The ruling in this case presents developers with a paradox. While including elements of an existing building into a new development may be perceived as a key part of a project’s cost reduction strategy, developers may find they are in a better VAT position if they start from scratch. However, as it is possible for developments incorporating elements of existing buildings to be zero-rated for VAT, if planning permission has been granted which requires the retention of building facades, it is important that developers evaluate their VAT position carefully at the outset, on a case-by-case basis.
The similar cases of HMRC v Languard New Homes and HMRC v DD & DM MacPherson, which were heard together, also provide developers with clarity regarding the VAT rating of converted properties. Both cases involved a building with commercial use on the ground floor – a former pub and an old village shop respectively – with the first and second floors being used for accommodation. In the case involving Languard New Homes, the building was converted vertically so that the ground and first floor comprised two maisonettes.
Similarly, in the case involving DM MacPherson, before its conversion the old village shop had been used for office space and storage on the ground floor and living accommodation on the ground and first floors. The building was then converted into two semi-detached dwellings, each of which included areas which had previously been used as living accommodation as well as commercial areas.
The issue in both cases was whether the conversion works resulted in entirely ‘new’ dwellings, the sale of which would qualify for zero rate VAT, or whether the sales would be VAT exempt. The important difference being that a developer can only reclaim VAT incurred on costs if a zero-rated sale is made. As both new developments included both residential and commercial elements, the Upper Tribunal ruled that they did not qualify for a zero VAT rating.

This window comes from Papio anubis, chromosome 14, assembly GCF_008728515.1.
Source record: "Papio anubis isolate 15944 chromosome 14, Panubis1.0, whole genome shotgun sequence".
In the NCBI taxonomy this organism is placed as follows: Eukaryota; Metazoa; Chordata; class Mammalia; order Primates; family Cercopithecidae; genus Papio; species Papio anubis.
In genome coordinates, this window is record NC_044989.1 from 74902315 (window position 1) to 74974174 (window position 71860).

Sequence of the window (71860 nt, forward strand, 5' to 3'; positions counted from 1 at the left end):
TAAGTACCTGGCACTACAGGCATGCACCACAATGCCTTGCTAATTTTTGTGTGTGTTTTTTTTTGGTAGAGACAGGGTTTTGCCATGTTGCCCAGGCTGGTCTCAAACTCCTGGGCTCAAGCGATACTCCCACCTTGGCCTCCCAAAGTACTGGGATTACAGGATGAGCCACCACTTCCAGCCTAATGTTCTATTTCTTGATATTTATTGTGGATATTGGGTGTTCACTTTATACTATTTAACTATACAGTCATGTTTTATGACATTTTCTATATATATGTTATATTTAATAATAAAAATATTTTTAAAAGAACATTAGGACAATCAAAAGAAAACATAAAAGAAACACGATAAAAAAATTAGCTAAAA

With tough conditions for the hospitality and leisure sector currently causing high numbers of pub closures, it is vital that residential developers taking advantage of such redevelopment opportunities are aware of the VAT implications for converting different types of properties. For example, had the developer converted the building horizontally rather than vertically, zero rating could have been achieved on those dwellings converted entirely from the existing non-residential parts of the building.
Questions around zero-VAT ratings for new builds have long been confusing for residential contractors and developers and recent case law has been decided in HMRC’s favour. Developers and contractors should also bear in mind that these recent case law decisions are not set in stone and could be appealed. However, with careful consideration and planning, developers can avoid potentially costly mistakes and make sure their profits are optimised.
Robert Facer is a VAT director at accountancy firm, Menzies LLP.